For those familiar with Pearson’s comics, Hilda and the Hidden People is a retread of the events of Hilda and the Midnight Giant and Hilda and the Troll, with some expansions and embellishments to pad the spare story out into a 170 page novel.
Hilda is a young girl living in a Scandinavian-esque northern valley she shares with trolls, elves, and giants. The young adventurer passes her days tramping around the hills with her deer fox Twig and filling her sketchbook, followed by cozy evenings curled up by fire with her mother. Life is peaceful until the pair receive threatening letters from a group calling themselves the Hidden People, demanding that Hilda and her mother abandon their home. When the invisible creatures lead an all-out attack on the house, Hilda’s mother begins to think that moving to Trolberg, the nearest human metropolis, might be the best course. Hilda, who loves the valley and her magical friends, is determined to neutralize the threat and change her mother’s mind about moving to the city.
Luckily, she has the help of one of the Hidden People, a diminutive elf named Alfur. It turns out that the Hidden People aren’t so much hidden as invisible—in order to see them, considerable paperwork must be processed. Hilda soon realizes that her seemingly isolated home is actually surrounded by a sprawling community of tiny elves of which she has never been aware (and to which she has apparently been causing some inconvenience). As Hilda struggles to reach a peaceful resolution with the leaders of the Hidden People, she is also caught up in a different puzzle. A mountain-sized giant has been stalking the hills at midnight, and Hilda is the only one who has seen him. Hilda finds that her small elf problem may be unexpectedly connected to her giant mystery—and that moving to Trolberg may not be so bad after all.
Hilda and the Hidden People is the first of several illustrated middle grade novels Flying Eye Books has planned to coincide with the debut of the Hilda animated series on Netflix. Originally created by Luke Pearson as a series of large-format graphic novels, Hilda is adapted to prose by British author Stephen Davies, with illustrations by Seaerra Miller. Miller does an admirable job capturing Pearson’s characters and aesthetics in chapter headings and occasional full-page illustrations. Unfortunately, Davies has not captured Pearson’s authorial voice nearly so well.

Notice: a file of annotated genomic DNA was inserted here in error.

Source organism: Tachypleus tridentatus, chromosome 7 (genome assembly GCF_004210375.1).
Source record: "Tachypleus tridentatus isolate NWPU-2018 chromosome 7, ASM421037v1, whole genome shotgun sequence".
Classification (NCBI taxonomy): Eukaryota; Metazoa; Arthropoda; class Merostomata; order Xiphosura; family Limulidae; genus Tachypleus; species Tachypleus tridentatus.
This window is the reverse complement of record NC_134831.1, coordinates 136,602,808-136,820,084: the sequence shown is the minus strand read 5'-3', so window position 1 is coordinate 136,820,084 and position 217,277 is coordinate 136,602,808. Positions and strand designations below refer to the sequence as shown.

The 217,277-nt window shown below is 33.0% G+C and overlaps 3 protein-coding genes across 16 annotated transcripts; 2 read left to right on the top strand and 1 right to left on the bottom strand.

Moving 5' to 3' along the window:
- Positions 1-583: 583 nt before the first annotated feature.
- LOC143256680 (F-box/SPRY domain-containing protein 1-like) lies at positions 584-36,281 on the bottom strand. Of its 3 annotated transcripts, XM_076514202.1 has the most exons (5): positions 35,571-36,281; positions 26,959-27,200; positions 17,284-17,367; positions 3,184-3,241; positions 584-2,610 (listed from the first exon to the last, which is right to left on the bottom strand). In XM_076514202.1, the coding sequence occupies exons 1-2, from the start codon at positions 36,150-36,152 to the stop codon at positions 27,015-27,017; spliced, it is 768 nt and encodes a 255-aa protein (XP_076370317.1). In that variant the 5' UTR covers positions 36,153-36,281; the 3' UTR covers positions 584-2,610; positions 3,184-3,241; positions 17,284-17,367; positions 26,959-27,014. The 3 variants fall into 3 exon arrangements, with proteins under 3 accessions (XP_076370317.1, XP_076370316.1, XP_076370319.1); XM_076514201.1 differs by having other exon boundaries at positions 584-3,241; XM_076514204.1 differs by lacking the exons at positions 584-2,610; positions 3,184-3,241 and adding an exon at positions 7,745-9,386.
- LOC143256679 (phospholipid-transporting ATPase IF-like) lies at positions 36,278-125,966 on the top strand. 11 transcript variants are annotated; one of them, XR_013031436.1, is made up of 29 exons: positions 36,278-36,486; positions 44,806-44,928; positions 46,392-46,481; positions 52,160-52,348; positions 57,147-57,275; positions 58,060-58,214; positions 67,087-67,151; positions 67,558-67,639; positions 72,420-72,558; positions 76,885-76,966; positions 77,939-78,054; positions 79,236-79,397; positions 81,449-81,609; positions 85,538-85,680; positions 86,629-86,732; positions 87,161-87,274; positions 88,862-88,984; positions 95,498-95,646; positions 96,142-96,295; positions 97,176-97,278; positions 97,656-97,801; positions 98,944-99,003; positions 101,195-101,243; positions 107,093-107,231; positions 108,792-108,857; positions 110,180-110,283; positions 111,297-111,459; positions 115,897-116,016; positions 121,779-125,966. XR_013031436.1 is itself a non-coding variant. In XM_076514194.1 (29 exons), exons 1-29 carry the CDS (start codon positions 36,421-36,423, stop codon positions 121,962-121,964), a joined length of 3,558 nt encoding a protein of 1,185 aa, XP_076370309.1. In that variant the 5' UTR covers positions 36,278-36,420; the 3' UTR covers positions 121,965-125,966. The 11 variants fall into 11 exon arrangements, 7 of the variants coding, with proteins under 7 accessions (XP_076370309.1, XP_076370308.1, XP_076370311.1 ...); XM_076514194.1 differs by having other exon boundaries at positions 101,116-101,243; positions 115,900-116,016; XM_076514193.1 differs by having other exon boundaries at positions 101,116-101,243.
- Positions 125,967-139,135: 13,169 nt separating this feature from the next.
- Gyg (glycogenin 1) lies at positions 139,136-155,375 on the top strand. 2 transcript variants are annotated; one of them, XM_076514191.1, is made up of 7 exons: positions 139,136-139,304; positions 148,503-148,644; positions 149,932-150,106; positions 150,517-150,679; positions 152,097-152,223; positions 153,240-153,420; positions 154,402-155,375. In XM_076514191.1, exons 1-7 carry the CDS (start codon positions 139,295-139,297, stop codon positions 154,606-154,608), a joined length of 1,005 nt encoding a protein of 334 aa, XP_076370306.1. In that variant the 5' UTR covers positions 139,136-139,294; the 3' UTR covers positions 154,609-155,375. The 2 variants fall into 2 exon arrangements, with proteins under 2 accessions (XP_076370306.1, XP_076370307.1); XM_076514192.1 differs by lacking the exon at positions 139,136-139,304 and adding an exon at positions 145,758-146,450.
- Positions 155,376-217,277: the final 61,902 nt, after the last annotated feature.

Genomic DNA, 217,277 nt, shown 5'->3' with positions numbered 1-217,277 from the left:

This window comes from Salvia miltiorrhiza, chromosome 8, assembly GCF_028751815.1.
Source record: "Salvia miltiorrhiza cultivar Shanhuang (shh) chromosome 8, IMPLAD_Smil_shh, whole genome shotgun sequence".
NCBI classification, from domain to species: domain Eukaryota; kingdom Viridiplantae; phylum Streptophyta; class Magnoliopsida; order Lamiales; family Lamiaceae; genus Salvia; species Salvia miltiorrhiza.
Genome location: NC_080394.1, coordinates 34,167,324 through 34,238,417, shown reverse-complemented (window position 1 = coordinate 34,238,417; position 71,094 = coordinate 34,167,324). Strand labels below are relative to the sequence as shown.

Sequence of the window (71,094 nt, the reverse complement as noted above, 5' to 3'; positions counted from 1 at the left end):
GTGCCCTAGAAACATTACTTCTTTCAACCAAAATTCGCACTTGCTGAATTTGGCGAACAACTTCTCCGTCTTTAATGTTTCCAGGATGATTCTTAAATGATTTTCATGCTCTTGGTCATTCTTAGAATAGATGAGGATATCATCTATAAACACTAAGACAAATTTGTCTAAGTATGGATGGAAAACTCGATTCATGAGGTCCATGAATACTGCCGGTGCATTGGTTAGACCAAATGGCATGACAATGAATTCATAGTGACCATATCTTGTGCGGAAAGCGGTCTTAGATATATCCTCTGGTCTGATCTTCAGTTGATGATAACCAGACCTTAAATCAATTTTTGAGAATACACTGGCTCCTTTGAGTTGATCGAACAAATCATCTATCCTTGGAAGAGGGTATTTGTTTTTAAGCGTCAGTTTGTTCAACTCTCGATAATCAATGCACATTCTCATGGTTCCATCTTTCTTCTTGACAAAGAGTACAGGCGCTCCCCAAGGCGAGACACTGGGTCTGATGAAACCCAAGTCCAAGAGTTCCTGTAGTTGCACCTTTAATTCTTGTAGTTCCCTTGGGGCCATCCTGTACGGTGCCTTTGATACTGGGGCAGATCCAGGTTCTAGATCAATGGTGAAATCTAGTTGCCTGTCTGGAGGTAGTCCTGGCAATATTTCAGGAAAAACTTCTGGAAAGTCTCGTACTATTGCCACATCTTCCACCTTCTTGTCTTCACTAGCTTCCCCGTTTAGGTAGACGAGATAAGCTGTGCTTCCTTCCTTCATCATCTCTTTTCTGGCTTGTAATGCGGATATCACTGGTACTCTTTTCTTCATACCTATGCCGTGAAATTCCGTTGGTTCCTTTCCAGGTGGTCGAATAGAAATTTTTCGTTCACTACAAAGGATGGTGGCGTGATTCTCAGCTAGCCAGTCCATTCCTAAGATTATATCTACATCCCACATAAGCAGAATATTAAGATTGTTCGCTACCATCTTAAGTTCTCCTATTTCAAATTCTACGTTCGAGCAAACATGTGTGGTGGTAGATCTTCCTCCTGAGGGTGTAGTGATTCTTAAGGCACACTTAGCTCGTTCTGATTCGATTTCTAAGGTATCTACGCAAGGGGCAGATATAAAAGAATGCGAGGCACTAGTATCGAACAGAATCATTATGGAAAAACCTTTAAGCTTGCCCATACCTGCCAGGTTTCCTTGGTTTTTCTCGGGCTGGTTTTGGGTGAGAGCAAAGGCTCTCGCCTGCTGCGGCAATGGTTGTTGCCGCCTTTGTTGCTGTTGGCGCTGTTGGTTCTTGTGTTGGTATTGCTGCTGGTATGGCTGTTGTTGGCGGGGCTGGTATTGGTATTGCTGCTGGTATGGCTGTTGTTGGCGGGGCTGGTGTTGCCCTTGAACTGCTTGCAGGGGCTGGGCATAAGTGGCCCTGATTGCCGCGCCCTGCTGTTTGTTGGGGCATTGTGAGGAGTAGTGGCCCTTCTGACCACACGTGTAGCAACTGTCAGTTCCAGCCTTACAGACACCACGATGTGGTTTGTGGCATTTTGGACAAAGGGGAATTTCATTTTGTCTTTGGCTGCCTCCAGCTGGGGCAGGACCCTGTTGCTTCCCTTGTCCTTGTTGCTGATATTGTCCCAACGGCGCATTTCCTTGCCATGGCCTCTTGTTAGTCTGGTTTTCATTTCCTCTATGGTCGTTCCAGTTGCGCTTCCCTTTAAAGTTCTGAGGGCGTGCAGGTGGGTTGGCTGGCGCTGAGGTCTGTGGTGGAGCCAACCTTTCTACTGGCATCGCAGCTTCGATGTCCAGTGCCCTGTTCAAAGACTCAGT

Davies’s adaptation is rather bland as a whole, and he writes Hilda as very young and excitable—absent is the dry humor and wiser-than-her-years self-assurance of Pearson’s graphic heroine. Much of the dialogue comes straight from the graphic novel, though vocabulary seems to be simplified in places. Visual jokes are retained, but don’t come across in prose without additional (and unfunny) explanation. Most significantly, this adaptation lacks the sense of folkloric texture and everyday magic that is so present in Pearson’s comics. The book reads as a young middle grade or advanced chapter book, and although the Hildafolk comics can be heartily enjoyed by an adult as easily as a child, I don’t expect Hilda and the Hidden People will be much enjoyed outside the seven-to-ten audience Flying Eye is targeting.
Hilda and the Hidden People is a serviceable introduction to the world of Hildafolk for young middle grade readers. It doesn’t stand well on its own as middle-grade fantasy, and will work best as a tie-in for fans brought in by the new animated series. For existing fans of the comics, this novel is not a particularly good supplement. It adds no new material to the stories and largely fails to capture much of the sophisticated charm and snarky tone of the Pearson’s work. Two more Hilda novels are scheduled for 2019, the first of which, Hilda and the Great Parade, is due out in January.
Hilda and the Hidden People
by Stephen Davies, Luke Pearson
Art by Seaerra Miller
Flying Eye Books, 2018
Publisher Age Rating: 7-10